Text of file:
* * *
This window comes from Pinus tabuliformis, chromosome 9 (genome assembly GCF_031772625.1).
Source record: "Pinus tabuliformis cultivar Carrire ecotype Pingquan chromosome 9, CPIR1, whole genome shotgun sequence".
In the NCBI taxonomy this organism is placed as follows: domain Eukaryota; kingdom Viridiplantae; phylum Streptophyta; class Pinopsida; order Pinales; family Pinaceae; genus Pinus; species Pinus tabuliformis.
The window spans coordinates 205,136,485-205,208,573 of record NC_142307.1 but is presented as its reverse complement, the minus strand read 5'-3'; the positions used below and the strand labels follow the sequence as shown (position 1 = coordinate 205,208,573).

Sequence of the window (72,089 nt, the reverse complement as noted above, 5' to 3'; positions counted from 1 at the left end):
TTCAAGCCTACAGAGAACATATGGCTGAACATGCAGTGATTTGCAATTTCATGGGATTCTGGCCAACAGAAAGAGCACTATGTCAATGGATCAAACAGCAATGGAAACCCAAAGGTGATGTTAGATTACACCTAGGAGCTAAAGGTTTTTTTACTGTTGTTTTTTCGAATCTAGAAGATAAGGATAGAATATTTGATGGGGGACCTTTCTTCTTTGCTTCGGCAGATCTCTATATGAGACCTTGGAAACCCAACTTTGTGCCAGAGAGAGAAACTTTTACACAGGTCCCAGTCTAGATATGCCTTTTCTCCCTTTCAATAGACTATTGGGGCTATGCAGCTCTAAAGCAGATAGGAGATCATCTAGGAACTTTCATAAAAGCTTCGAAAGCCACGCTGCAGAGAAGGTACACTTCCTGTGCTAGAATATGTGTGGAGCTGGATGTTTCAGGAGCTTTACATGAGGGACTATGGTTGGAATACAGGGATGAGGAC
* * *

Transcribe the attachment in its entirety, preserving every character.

This window comes from Pinus tabuliformis, chromosome 9 (genome assembly GCF_031772625.1).
Source record: "Pinus tabuliformis cultivar Carrire ecotype Pingquan chromosome 9, CPIR1, whole genome shotgun sequence".
In the NCBI taxonomy this organism is placed as follows: domain Eukaryota; kingdom Viridiplantae; phylum Streptophyta; class Pinopsida; order Pinales; family Pinaceae; genus Pinus; species Pinus tabuliformis.
The window spans coordinates 205,136,485-205,208,573 of record NC_142307.1 but is presented as its reverse complement, the minus strand read 5'-3'; the positions used below and the strand labels follow the sequence as shown (position 1 = coordinate 205,208,573).

Sequence of the window (72,089 nt, the reverse complement as noted above, 5' to 3'; positions counted from 1 at the left end):
TTCAAGCCTACAGAGAACATATGGCTGAACATGCAGTGATTTGCAATTTCATGGGATTCTGGCCAACAGAAAGAGCACTATGTCAATGGATCAAACAGCAATGGAAACCCAAAGGTGATGTTAGATTACACCTAGGAGCTAAAGGTTTTTTTACTGTTGTTTTTTCGAATCTAGAAGATAAGGATAGAATATTTGATGGGGGACCTTTCTTCTTTGCTTCGGCAGATCTCTATATGAGACCTTGGAAACCCAACTTTGTGCCAGAGAGAGAAACTTTTACACAGGTCCCAGTCTAGATATGCCTTTTCTCCCTTTCAATAGACTATTGGGGCTATGCAGCTCTAAAGCAGATAGGAGATCATCTAGGAACTTTCATAAAAGCTTCGAAAGCCACGCTGCAGAGAAGGTACACTTCCTGTGCTAGAATATGTGTGGAGCTGGATGTTTCAGGAGCTTTACATGAGGGACTATGGTTGGAATACAGGGATGAGGAC